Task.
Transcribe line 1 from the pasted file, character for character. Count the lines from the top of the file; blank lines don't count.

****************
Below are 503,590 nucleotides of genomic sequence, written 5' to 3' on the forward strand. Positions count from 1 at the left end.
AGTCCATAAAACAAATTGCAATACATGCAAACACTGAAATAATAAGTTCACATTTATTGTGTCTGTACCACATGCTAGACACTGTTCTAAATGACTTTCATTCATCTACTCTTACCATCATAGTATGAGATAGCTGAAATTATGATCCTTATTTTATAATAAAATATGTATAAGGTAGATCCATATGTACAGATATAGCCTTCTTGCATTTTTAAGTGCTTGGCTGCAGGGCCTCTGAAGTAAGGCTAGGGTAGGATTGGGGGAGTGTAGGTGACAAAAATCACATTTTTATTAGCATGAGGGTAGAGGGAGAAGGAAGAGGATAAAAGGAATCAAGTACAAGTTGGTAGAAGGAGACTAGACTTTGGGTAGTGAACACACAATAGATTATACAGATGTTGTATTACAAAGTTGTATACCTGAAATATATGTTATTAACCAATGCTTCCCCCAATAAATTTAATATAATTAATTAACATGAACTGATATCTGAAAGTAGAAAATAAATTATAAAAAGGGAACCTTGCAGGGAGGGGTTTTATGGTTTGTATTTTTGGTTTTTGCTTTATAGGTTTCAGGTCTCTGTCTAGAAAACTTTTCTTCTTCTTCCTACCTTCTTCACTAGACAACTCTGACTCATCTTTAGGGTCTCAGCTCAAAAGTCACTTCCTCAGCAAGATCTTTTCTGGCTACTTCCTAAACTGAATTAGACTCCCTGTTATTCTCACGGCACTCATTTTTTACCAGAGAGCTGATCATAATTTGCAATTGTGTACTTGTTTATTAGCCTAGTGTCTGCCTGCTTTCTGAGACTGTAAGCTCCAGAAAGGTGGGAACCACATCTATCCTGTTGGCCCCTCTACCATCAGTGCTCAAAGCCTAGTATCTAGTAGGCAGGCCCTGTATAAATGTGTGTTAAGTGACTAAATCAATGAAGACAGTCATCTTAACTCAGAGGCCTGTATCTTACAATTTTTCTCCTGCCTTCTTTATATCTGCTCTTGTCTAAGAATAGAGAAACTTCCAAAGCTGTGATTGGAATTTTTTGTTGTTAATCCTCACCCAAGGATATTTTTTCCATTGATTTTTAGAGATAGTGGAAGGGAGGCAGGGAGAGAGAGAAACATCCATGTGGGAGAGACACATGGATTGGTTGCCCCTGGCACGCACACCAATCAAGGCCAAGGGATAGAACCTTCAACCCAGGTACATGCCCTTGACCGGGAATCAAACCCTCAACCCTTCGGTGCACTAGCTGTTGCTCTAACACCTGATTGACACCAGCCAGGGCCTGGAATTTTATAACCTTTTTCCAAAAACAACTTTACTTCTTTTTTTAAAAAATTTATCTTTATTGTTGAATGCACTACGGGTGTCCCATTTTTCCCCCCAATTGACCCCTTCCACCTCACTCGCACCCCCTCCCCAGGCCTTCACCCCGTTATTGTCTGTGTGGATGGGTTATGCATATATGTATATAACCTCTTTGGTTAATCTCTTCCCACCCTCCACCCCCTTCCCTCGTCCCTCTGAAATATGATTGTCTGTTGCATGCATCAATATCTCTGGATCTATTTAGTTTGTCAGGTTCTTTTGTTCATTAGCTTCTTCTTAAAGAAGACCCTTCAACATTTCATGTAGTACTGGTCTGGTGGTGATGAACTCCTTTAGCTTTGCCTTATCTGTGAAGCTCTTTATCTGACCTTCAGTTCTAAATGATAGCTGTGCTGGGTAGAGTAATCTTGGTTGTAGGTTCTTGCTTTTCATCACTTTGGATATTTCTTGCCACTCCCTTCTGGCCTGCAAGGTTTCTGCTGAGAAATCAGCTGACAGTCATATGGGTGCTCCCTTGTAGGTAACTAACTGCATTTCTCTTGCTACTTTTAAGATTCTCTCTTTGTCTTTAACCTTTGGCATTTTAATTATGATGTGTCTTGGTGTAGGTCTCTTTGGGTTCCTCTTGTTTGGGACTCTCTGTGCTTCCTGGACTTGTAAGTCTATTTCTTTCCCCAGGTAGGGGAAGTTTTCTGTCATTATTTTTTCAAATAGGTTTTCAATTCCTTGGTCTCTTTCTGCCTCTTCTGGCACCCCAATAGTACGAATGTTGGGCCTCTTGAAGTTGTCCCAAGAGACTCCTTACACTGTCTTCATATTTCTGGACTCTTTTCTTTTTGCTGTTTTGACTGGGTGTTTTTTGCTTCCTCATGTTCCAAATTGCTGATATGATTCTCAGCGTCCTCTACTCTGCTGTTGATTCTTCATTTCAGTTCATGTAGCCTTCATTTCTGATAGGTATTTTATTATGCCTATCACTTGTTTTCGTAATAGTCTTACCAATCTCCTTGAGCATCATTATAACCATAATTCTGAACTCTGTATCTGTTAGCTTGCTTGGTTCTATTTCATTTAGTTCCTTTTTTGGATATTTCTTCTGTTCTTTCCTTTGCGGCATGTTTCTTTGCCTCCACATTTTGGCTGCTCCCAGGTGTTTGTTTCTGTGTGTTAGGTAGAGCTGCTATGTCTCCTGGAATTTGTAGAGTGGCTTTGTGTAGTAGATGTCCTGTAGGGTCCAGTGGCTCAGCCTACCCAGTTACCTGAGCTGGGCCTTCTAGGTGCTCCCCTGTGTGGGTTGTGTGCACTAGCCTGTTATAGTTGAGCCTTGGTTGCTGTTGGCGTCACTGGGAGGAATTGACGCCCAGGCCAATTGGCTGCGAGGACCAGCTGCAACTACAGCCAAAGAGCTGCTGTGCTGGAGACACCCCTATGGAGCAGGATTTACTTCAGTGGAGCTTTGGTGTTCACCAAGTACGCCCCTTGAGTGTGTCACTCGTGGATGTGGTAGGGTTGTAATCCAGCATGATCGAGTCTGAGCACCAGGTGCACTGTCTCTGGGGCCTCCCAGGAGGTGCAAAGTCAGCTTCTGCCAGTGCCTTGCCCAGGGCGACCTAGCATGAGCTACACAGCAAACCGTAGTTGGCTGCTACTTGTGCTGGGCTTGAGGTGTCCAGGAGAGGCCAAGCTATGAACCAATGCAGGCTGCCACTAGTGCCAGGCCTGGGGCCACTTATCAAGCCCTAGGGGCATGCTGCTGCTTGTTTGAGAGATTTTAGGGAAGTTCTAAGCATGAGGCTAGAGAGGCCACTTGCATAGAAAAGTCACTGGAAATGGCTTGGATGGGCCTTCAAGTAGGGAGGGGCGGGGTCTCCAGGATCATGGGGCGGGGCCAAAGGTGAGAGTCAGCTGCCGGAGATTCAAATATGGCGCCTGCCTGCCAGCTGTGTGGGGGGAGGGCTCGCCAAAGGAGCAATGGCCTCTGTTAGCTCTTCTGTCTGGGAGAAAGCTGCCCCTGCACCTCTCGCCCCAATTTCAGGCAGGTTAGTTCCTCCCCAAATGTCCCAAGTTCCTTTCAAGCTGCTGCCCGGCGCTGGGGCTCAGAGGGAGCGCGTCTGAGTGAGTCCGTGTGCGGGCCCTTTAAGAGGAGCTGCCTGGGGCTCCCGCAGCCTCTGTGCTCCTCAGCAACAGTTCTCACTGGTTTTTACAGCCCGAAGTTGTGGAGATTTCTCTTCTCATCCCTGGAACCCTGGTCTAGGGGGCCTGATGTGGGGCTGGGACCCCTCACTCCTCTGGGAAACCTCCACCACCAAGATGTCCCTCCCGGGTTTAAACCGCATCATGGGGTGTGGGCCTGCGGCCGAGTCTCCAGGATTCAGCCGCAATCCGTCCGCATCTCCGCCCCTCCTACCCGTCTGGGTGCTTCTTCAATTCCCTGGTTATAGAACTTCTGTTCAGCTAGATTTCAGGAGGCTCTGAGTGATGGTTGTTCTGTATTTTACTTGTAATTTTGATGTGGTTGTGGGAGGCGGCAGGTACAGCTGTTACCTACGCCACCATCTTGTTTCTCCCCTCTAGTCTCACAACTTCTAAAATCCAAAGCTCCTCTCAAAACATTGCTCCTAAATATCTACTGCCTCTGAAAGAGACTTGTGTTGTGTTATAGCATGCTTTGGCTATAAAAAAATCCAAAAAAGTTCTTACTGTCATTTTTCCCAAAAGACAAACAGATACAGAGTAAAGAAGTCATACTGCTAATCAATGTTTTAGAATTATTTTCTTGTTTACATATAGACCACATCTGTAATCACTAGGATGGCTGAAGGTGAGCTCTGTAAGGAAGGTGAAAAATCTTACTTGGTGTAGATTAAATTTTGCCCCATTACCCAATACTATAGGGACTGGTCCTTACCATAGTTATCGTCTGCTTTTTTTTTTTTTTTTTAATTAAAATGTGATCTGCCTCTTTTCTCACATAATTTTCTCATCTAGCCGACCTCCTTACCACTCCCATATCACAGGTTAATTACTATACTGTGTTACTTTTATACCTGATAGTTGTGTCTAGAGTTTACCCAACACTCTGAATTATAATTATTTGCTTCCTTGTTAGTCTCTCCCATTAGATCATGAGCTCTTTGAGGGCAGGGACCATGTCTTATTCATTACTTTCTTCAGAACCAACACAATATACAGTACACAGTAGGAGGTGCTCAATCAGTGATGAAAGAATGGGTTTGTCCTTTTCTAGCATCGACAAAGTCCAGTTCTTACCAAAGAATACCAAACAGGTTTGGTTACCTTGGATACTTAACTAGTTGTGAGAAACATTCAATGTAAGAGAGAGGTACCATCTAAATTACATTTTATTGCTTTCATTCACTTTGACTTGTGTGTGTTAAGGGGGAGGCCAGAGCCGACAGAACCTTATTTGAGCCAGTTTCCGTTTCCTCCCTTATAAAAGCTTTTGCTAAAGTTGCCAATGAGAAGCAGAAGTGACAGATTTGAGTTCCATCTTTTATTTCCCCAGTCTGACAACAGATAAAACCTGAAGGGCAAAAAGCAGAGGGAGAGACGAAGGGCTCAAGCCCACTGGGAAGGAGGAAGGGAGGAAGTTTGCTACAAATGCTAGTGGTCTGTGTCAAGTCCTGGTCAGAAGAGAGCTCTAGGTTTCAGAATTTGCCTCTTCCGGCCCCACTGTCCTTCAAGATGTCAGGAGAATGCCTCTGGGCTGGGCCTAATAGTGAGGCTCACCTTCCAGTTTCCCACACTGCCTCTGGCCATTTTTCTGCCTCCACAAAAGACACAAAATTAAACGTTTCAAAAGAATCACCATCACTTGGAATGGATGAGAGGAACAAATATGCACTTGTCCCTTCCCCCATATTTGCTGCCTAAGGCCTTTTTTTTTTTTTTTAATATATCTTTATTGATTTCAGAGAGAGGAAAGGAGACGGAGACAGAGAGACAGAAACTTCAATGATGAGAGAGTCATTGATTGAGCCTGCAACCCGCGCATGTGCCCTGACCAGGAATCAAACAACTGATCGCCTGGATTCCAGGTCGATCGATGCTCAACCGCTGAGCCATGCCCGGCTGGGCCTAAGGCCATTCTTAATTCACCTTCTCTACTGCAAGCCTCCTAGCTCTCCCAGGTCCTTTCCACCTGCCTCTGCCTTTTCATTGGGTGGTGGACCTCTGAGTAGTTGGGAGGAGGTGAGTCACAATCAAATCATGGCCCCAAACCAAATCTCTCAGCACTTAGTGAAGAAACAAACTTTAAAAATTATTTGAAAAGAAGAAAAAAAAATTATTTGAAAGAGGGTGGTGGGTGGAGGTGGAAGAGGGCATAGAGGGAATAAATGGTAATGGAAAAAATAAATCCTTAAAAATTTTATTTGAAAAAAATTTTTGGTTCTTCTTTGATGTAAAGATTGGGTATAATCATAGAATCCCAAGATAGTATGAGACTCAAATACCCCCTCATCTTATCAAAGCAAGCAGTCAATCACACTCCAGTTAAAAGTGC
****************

Below are 503,590 nucleotides of genomic sequence, written 5' to 3' on the forward strand. Positions count from 1 at the left end.